What Wikipedia Can’t Tell You about Autism and Graduation Ceremonies

I know I’m late to the graduation party, but I didn’t want to miss sharing this. 

On graduation day I invited friends and family and therapists to come so we could all cheer and celebrate this momentous day we all worked so hard for.  Huddled together on the bleachers we were all excited screaming “Go Nick”, clapping and cheering as he walked out to take his seat. We were just like all the other families celebrating each graduates success and the joy of knowing this was the beginning of what we all hoped would be an exciting chapter for our children, the dawn of a new day.

As the valedictorian talked about their future, what each student will do next, the contributions they will make to the world, and the thrill of the academic, personal and professional journey ahead, something snapped in me, and my excitement was gone. My stomach tightened as a wave of profound sadness, borderline nausea passed through me and I went from feeling like all the other parents to an actor in a play, a fraud an imposter pretending to be like the other parents, pretending to fit in because this sounded nothing like Nick’s future, nothing like our life.  I put my head down to cover my face and hide the tears flowing from my eyes. 

I stopped hearing or seeing the ceremony as my mind began racing with thoughts “What the hell! Am I crazy? What am I celebrating? Nick is walking but he’s not getting a diploma. He’s not like these other kids. What future, mall walker!!!? This is not the start of an exciting future for Nick we’re just getting closer and closer to the world where there is no place for him, a world where one day I won’t be here to protect him!”  And all of the joy of the moment evaporates. I tell myself to snap out of it and I pick up my head and go back to watching the ceremony. I do the right thing, and I yelled in support as he walked across the stage.

Finally, the ceremony ends and we all rush down to the field.  I’ve put on my happy face, still unable to silence the thoughts in my head and the grief I’m feeling.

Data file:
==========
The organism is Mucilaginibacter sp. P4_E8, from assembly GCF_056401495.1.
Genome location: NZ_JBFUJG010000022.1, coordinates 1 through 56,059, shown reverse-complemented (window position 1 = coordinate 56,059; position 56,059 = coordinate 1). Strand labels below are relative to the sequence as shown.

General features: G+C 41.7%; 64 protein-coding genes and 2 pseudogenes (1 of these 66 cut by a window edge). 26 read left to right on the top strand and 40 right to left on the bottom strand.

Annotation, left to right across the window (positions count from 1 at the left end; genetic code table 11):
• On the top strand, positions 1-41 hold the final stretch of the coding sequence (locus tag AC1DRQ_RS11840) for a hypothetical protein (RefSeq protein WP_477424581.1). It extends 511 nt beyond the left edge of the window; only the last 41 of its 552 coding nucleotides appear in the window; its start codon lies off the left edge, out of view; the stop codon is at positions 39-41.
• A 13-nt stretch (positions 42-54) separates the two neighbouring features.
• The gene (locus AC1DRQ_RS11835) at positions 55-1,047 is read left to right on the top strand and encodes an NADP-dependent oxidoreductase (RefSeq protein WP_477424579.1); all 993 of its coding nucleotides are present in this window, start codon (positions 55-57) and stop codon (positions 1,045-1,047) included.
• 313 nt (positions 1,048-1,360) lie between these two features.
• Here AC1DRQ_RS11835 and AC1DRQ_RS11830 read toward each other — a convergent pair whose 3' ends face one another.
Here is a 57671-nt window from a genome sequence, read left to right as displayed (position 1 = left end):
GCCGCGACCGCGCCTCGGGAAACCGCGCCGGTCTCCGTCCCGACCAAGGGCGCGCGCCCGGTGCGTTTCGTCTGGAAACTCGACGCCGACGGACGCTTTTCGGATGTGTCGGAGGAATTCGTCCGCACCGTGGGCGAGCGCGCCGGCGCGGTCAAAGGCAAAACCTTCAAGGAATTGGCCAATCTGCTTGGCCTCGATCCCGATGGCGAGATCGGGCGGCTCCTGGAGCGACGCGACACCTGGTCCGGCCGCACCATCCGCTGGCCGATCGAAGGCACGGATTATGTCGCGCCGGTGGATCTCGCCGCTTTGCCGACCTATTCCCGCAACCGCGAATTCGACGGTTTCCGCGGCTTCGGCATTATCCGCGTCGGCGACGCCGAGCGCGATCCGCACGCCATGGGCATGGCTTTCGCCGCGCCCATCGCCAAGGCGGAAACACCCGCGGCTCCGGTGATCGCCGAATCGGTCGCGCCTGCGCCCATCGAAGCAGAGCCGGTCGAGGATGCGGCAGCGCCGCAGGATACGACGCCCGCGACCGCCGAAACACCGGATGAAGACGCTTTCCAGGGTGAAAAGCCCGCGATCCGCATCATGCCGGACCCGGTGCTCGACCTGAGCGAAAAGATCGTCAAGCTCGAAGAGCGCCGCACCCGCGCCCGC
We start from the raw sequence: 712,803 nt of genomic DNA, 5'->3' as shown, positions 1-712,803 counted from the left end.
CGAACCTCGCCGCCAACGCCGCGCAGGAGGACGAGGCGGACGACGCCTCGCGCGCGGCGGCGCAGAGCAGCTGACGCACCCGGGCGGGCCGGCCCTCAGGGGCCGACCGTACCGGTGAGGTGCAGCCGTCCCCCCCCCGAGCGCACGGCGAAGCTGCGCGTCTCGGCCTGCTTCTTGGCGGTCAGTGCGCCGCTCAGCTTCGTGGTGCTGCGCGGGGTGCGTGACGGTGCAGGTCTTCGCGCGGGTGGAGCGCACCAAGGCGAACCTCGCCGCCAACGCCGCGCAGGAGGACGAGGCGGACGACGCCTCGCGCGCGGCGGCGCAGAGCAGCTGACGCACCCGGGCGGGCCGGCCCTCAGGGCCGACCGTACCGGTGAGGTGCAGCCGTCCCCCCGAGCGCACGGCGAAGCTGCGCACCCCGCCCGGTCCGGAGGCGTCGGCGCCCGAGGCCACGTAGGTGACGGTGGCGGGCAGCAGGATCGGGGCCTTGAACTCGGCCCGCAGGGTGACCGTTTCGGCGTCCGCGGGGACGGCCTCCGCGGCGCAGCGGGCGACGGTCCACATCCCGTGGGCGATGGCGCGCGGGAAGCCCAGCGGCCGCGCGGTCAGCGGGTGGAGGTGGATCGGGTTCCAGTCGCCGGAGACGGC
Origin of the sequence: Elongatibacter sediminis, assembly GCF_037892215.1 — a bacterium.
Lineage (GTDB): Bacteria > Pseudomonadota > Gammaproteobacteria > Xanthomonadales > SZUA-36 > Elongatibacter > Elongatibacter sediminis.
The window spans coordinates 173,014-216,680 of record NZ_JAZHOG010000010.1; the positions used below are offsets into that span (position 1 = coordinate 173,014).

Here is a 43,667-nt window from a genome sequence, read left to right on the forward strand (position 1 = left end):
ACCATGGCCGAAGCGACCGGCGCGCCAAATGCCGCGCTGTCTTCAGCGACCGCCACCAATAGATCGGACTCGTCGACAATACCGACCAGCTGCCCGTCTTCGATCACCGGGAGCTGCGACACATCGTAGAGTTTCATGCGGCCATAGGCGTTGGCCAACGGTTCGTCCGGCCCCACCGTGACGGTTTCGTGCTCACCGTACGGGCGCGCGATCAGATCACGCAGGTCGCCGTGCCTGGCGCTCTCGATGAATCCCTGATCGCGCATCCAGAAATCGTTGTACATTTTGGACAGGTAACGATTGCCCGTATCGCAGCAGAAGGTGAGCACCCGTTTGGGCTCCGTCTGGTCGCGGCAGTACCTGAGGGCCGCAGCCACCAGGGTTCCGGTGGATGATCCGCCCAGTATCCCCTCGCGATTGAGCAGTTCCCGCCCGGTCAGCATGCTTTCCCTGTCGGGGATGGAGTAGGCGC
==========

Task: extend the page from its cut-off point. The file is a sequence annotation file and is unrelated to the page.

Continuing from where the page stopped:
Then, I see Nick who is exploding with joy and what looks like pride as he jumps and smiles and laughs clutching his certificate.  His joy is so big, so infectious my grief vanishes and I realize this is the point, this moment, these feelings right now and not what is next. It doesn’t matter if he isn’t like the other students, it doesn’t matter if his future won’t be like theirs, it would not be like theirs even if he was typical. It doesn’t matter if he isn’t holding a diploma or know what all of this means.  The truth is each student faces the unknown, just as much as Nick does, some will have a better future, so will not. But I do know what every parent wants most is for our child to be happy, and mine was probably the happiest one there!  

I watch everyone congratulate Nick, I see my beautiful happy boy and I am so relieved I didn’t let all the thoughts in my head, and my concerns for his future, rob me of the joy of the moment.  Note to self, the past is gone, the future is unknown, so remember mama to stay in the now, or risk missing something pretty damn amazing!

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